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Nonlinear Dynamics and Chaos : With Applications to Physics, Biology, Chemistry, and Engineering

by
ISBN13:

9780738204536

ISBN10:
0738204536
Format:
Paperback
Pub. Date:
1/18/2001
Publisher(s):
PERSEUS BOOKS
List Price: $60.00

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Summary

This textbook is aimed at newcomers to nonlinear dynamics and chaos, especially students taking a first course in the subject. The presentation stresses analytical methods, concrete examples and geometric intuition. The theory is developed systematically, starting with first-order differential equations and their bifurcations, followed by phase plane analysis, limit cycles and their bifurcations, and culminating with the Lorenz equations, chaos, iterated maps, period doubling, renormalization, fractals, and strange attractors.A unique feature of the book is its emphasis on applications. These include mechanical vibrations, lasers, biological rhythms, superconducting circuits, insect outbreaks, chemical oscillators, genetic control systems, chaotic waterwheels, and even a technique for using chaos to send secret messages. In each case, the scientific background is explained at an elementary level and closely integrated with the mathematical theory.Richly illustrated, and with many exercises and worked examples, this book is ideal for an introductory course at the junior/senior or first-year graduate level. It is also ideal for the scientist who has not had formal instruction in nonlinear dynamics, but who now desires to begin informal study. The prerequisites are multivariable calculus and introductory physics.

Author Biography

Steven H. Strogatz is professor of applied mathematics at Cornell University. He received his Ph.D. from Harvard University in 1986. Professor Strogatz has been honored with several awards including MIT's highest teaching prize, the E.M. Baker Award for Excellence in Undergraduate Teaching, as well as a Presidential Young Investigator Award from the National Science Foundation. His research on a wide variety of nonlinear systems--from synchronized fireflies to small-world networks--has been featured in the pages of Scientific American, Nature, Discover, Business Week, and The New York Times .

Table of Contents

Preface ix
Overview
1(14)
Chaos, Fractals, and Dynamics
1(1)
Capsule History of Dynamics
2(2)
The Importance of Being Nonlinear
4(5)
A Dynamical View of the World
9(6)
Part I. One-Dimensional Flows
Flows on the Line
15(29)
Introduction
15(1)
A Geometric Way of Thinking
16(2)
Fixed Points and Stability
18(3)
Population Growth
21(3)
Linear Stability Analysis
24(2)
Existence and Uniqueness
26(2)
Impossibility of Oscillations
28(2)
Potentials
30(2)
Solving Equations on the Computer
32(12)
Exercises
36(8)
Bifurcations
44(49)
Introduction
44(1)
Saddle-Node Bifurcation
45(5)
Transcritical Bifurcation
50(3)
Laser Threshold
53(2)
Pitchfork Bifurcation
55(6)
Overdamped Bead on a Rotating Hoop
61(8)
Imperfect Bifurcations and Catastrophes
69(4)
Insect Outbreak
73(20)
Exercises
79(14)
Flows on the Circle
93(30)
Introduction
93(1)
Examples and Definitions
93(2)
Uniform Oscillator
95(1)
Nonuniform Oscillator
96(5)
Overdamped Pendulum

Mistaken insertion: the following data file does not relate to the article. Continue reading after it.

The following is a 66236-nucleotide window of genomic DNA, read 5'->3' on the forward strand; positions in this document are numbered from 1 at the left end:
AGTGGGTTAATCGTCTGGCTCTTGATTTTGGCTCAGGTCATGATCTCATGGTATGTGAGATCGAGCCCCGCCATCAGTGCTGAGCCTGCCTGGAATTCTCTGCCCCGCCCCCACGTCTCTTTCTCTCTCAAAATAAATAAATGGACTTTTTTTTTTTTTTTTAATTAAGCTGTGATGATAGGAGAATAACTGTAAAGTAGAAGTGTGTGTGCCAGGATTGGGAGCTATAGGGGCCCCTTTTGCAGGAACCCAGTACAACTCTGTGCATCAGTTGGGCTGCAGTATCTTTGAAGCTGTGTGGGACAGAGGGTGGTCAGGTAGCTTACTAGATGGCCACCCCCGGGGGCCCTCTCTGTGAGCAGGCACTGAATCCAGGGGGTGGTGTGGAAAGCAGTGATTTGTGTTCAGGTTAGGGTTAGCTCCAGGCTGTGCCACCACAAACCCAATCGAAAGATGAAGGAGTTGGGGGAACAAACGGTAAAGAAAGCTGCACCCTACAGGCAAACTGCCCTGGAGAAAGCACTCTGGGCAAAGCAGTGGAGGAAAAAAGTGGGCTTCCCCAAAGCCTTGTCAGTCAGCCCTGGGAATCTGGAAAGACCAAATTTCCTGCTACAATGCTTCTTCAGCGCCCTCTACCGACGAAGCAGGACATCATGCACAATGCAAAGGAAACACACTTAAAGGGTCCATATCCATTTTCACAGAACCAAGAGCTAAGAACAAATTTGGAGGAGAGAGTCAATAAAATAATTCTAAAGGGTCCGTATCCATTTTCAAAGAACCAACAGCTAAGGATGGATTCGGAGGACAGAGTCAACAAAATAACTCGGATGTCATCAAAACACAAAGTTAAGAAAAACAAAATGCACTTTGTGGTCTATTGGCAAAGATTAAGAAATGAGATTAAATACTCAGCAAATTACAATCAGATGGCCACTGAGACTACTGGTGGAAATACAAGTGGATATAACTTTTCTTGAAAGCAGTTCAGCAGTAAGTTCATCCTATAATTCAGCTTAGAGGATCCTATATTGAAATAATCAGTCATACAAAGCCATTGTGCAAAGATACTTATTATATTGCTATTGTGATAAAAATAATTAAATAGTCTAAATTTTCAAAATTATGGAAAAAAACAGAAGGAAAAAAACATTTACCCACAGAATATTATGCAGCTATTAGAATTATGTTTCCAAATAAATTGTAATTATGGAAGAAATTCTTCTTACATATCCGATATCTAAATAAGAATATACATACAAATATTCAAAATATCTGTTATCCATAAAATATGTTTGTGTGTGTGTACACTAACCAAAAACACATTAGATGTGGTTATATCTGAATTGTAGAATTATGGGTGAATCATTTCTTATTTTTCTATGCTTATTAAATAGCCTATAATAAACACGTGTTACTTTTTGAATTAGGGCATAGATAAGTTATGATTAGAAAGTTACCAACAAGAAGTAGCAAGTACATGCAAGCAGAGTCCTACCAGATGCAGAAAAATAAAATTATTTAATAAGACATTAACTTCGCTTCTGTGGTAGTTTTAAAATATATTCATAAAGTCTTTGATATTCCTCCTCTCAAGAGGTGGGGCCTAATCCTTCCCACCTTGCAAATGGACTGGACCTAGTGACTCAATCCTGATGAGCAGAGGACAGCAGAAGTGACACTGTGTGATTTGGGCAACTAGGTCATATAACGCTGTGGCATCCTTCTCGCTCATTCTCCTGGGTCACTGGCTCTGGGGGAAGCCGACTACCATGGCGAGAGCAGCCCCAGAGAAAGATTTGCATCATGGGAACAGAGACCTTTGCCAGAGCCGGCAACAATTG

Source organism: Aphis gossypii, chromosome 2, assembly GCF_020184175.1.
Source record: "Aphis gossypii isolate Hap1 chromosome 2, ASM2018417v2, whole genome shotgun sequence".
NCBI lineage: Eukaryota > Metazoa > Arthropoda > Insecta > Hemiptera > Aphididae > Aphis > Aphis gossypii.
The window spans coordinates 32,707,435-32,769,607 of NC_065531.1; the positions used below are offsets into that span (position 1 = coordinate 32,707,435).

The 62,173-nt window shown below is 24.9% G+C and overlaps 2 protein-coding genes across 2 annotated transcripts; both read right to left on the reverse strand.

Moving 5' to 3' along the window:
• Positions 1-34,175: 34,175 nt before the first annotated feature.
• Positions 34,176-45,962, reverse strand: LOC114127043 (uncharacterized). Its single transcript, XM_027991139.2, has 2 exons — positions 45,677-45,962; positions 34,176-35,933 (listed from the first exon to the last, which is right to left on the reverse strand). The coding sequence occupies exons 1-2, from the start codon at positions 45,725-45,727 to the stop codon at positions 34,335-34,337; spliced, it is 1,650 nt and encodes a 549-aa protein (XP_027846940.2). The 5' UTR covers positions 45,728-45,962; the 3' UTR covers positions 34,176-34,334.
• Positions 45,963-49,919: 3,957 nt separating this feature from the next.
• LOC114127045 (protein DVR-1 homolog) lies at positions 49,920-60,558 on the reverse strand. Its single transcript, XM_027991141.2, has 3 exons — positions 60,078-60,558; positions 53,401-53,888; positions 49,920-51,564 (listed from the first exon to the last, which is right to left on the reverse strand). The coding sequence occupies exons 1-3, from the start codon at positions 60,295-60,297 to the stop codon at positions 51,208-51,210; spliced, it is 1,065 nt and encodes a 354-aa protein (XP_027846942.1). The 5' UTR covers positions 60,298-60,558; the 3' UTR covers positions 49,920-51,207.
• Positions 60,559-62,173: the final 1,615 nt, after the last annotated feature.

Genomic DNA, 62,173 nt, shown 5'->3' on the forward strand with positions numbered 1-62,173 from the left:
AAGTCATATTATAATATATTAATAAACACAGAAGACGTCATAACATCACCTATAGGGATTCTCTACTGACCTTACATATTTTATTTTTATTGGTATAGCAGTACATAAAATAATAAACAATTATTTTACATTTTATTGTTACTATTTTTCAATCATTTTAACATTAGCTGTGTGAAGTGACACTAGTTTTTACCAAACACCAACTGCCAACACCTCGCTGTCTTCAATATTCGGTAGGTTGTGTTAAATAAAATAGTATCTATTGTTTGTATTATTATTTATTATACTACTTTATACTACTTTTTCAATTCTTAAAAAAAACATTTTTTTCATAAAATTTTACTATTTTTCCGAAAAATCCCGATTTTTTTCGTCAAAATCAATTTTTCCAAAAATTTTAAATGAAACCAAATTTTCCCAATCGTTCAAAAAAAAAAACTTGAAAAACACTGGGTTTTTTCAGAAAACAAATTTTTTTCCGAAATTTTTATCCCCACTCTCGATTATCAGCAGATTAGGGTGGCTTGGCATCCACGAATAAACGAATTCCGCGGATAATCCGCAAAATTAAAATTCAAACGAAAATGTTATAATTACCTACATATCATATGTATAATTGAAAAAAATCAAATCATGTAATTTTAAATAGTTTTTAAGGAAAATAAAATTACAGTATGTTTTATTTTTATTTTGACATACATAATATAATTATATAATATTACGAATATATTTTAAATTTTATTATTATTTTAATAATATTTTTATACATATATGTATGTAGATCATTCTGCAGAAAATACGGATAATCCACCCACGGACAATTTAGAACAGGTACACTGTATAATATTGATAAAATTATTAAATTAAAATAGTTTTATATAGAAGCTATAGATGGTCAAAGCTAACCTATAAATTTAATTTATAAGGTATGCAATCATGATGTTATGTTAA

101(2)
Fireflies
103(3)
Superconducting Josephson Junctions
106(17)
Exercises
113(10)
Part II. Two-Dimensional Flows
Linear Systems
123(22)
Introduction
123(1)
Definitions and Examples
123(6)
Classification of Linear Systems
129(9)
Love Affairs
138(7)
Exercises
140(5)
Phase Plane
145(51)
Introduction
145(1)
Phase Portraits
145(3)
Existence, Uniqueness, and Topological Consequences
148(2)
Fixed Points and Linearization
150(5)
Rabbits versus Sheep
155(4)
Conservative Systems
159(4)
Reversible Systems
163(5)
Pendulum
168(6)
Index Theory
174(22)
Exercises
181(15)
Limit Cycles
196(45)
Introduction
196(1)
Examples
197(2)
Ruling Out Closed Orbits
199(4)
Poincare-Bendixson Theorem
203(7)
Lienard Systems
210(1)
Relaxation Oscillators
211(4)
Weakly Nonlinear Oscillators
215(26)
Exercises
227(14)
Bifurcations Revisited
241(60)
Introduction
241(1)
Saddle-Node, Transcritical, and Pitchfork Bifurcations
241(7)
Hopf Bifurcations
248(6)
Oscillating Chemical Reactions
254(6)
Global Bifurcations of Cycles
260(5)
Hysteresis in the Driven Pendulum and Josephson Junction
265(8)
Coupled Oscillators and Quasiperiodicity
273(5)
Poincare Maps
278(23)
Exercises
284(17)
Part III. Chaos
Lorenz Equations
301(47)
Introduction
301(1)
A Chaotic Waterwheel
302(9)
Simple Properties of the Lorenz Equations
311(6)
Chaos on a Strange Attractor
317(9)
Lorenz Map
326(4)
Exploring Parameter Space
330(5)
Using Chaos to Send Secret Messages
335(13)
Exercises
341(7)
One-Dimensional Maps
348(50)
Introduction
348(1)
Fixed Points and Cobwebs
349(4)
Logistic Map: Numerics
353(4)
Logistic Map: Analysis
357(4)
Periodic Windows
361(5)
Liapunov Exponent
366(3)
Universality and Experiments
369(10)
Renormalization
379(19)
Exercises
388(10)
Fractals
398(25)
Introduction
398(1)
Countable and Uncountable Sets
399(2)
Cantor Set
401(3)
Dimension of Self-Similar Fractals
404(5)
Box Dimension
409(2)
Pointwise and Correlation Dimensions
411(12)
Exercises
416(7)
Strange Attractors
423(32)
Introduction
423(1)
The Simplest Examples
423(6)
Henon Map
429(5)
Rossler System
434(3)
Chemical Chaos and Attractor Reconstruction
437(4)
Forced Double-Well Oscillator
441(14)
Exercises
448(7)
Answers to Selected Exercises 455(10)
References 465(10)
Author Index 475(3)
Subject Index 478


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